Thursday, April 28, 2011

Making Peace

Cesar Cruz is making friends, though not in the usual sense.
Through his work at Oakland's East Bay YMCA, Mr. Cruz is bringing together young men who might otherwise end up killing each other.
Gang members themselves call him a hero - and all he needs is a kitchen, some food and a little bit of history.
That and some guts, perhaps.

Tuesday, April 26, 2011

Breaking Down Barriers in the Desert

In 2007 Ryan Bennett ran his first marathon.
Recently he ran six of them. In five days. In the Sahara Desert.
He says it's all about "breaking down invisible barriers for yourself" - a sentiment we've all heard in one form or another, so often perhaps that it loses its meaning. That is, until we assume an endeavor, accept a challenge, that reminds us how tough we can be, no matter how harsh the environment.
But don't take it from me; my endeavors pale in comparison to what Ryan has done.

Saturday, April 23, 2011

The Light of Easter

On Easter weekend, there is only one spotlight.
One spotlight that shines all over the world.
On Easter Sunday 2003, Natalie Elders and her family were extraordinarily blessed.
As are all who open themselves to His light.
Happy Easter.

Thursday, April 21, 2011

Recruiting Local Resources, Helping Children Worldwide

With her first 'patient', Kenan Malkic.
 A boy in Iraq was playing with his friends when he kicked a bottle lying in the street. Not really a bottle, but a bomb, created by hateful people. In a flash he lost a leg, an arm, an eye and, it seemed, his childhood. Elissa Montanti, a woman from New York, has given these things back to him - not because she is powerful or highly-educated or wealthy, but because she cares enough to find a way.
Thanks to David Kostecki of Honolulu, Hawaii for sharing the spotlight 60 Minutes recently shined on Ms. Montanti.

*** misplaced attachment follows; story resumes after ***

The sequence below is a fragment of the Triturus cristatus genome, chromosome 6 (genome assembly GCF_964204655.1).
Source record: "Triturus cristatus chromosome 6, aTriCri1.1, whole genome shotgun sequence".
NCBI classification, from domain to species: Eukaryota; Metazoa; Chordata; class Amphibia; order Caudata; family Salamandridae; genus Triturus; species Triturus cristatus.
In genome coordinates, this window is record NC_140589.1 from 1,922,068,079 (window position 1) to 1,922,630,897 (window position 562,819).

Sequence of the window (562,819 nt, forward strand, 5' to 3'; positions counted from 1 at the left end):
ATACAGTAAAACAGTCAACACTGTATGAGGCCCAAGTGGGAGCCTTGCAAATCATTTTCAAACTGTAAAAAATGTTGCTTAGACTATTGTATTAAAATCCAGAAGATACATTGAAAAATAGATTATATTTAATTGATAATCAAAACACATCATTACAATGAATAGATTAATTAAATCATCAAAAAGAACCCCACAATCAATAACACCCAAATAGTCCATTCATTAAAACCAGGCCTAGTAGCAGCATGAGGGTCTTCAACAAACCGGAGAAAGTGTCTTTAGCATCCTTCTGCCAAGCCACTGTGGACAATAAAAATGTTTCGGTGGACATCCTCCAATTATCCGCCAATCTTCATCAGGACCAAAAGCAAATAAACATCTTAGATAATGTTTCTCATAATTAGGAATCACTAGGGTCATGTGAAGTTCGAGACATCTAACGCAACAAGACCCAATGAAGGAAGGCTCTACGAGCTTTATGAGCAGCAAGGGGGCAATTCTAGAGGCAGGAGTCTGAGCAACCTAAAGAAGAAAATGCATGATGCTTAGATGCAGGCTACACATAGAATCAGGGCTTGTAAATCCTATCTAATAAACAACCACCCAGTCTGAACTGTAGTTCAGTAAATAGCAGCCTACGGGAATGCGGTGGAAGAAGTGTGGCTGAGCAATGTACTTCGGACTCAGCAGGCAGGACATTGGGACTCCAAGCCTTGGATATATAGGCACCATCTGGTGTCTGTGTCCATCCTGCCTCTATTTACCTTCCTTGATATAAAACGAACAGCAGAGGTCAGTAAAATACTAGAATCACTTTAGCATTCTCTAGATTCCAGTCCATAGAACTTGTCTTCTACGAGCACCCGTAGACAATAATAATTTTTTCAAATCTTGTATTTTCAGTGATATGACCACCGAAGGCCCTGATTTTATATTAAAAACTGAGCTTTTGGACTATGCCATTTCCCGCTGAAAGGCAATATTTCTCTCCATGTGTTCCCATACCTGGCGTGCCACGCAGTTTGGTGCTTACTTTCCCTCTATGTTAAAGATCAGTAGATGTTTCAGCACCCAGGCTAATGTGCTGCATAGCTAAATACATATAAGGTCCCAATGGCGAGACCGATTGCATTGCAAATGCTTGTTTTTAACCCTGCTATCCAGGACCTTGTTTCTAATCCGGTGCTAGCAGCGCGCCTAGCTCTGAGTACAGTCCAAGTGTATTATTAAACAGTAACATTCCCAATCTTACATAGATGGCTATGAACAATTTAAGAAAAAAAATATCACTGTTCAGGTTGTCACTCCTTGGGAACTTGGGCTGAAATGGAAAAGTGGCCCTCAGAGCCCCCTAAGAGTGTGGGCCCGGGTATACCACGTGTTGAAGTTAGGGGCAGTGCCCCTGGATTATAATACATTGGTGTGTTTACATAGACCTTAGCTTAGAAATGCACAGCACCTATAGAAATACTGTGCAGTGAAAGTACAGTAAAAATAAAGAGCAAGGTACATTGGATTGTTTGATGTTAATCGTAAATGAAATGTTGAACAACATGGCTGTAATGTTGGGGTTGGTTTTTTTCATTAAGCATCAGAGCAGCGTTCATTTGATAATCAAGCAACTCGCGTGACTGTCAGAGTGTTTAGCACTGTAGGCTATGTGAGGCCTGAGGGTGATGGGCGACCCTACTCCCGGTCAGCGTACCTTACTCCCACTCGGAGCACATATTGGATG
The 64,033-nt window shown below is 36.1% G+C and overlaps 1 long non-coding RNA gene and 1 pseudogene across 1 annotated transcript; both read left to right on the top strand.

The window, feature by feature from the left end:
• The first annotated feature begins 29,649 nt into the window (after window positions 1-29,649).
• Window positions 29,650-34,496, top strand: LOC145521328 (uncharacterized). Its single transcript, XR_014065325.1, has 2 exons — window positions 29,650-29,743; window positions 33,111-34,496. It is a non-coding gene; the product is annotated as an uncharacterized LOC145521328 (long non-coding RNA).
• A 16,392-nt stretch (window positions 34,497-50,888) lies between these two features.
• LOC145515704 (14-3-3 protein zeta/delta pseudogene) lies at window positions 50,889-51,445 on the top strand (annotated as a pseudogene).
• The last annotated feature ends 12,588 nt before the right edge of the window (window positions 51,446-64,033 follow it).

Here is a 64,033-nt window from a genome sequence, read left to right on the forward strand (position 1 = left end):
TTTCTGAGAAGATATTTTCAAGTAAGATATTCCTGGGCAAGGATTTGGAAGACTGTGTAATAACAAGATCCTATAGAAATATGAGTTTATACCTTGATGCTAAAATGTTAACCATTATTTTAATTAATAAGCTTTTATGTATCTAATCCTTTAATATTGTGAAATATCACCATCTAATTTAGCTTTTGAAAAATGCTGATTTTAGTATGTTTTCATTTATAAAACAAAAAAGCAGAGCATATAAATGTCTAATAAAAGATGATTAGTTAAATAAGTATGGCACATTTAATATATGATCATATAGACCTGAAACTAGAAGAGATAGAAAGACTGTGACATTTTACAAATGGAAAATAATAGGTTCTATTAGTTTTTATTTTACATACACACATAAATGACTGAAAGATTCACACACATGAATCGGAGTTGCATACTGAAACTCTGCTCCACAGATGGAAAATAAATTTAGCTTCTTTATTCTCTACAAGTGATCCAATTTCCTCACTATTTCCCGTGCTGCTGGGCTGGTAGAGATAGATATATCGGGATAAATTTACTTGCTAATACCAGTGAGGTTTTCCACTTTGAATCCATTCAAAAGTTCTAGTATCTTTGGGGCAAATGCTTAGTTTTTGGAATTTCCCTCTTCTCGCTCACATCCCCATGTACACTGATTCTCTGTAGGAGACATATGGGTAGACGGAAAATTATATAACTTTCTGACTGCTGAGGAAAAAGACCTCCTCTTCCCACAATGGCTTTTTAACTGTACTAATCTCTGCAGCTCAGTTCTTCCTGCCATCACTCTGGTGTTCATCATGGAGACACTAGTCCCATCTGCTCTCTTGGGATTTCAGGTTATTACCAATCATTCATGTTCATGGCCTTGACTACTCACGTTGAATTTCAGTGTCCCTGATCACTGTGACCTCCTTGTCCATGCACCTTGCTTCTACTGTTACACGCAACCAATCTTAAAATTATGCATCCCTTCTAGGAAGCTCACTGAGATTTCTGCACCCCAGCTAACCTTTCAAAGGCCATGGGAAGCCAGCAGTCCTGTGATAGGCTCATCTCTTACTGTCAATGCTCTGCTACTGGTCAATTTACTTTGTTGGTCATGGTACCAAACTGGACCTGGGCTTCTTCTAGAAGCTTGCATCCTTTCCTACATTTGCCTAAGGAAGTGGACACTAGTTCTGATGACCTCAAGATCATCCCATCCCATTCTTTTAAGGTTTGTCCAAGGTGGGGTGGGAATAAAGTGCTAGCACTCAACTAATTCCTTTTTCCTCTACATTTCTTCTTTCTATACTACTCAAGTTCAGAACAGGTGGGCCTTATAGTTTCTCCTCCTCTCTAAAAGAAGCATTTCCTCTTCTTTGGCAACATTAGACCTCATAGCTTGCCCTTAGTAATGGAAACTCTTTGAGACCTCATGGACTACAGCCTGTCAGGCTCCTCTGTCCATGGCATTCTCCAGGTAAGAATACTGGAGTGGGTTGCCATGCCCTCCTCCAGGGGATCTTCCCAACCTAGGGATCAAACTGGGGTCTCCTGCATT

Tuesday, April 19, 2011

A Lesson in Disaster Relief (from a second grader)

'Many kids have lost homes and some have lost a parent. Many parents told us that before we went and played with them, many kids have not smiled since the disaster.' - from a message from a friend working to help rebuild a kindergarten and a community in Soma, Fukushima.

To put a price tag on rebuilding a community is impossible. People need wood and hammer and nails, yes. Food, clothing and warmth. But there is another element to recovery.

Musashi Eto, a second grader from Robert Hunter Elementary School in Flemington, New Jersey, seemed to understand this. And now he's doing something about it.

Read how a 7-year-old is helping kids on the other side of the world smile again.

Spotlighting better stars.

Spotlight Sublime comes to life inspired by a post from another blog. It would be easy enough to go on a rant about the stupidity of celebrity - an abstraction that takes form via the standards we ascribe to its attainment; the value we place on its achievement; the attention we devote to its excrement. But forget it, there's no time.

We live in a world teeming with amazing people. People with ideas. People who inspire. People turning their love, their hopes, their talents great and small into actions that are worth our attention, worth our admiration, worthy of our time and emulation.

We've only got twenty-four hours in a day for all we need to do - work, eat, play with the kids, keep up with our friends and, here and there, kick back with some ice-cream or a beer. But there are free moments too - or, for some, free hours. Let your mind go where it will. Or send it here for five minutes, meet someone to add to your day.

Because we are the ones who decide who the real celebrities are.

Coming up: A second-grader in Flemington creates a way for his classmates to connect with schoolchildren in tsunami-hit Ofunato, Japan.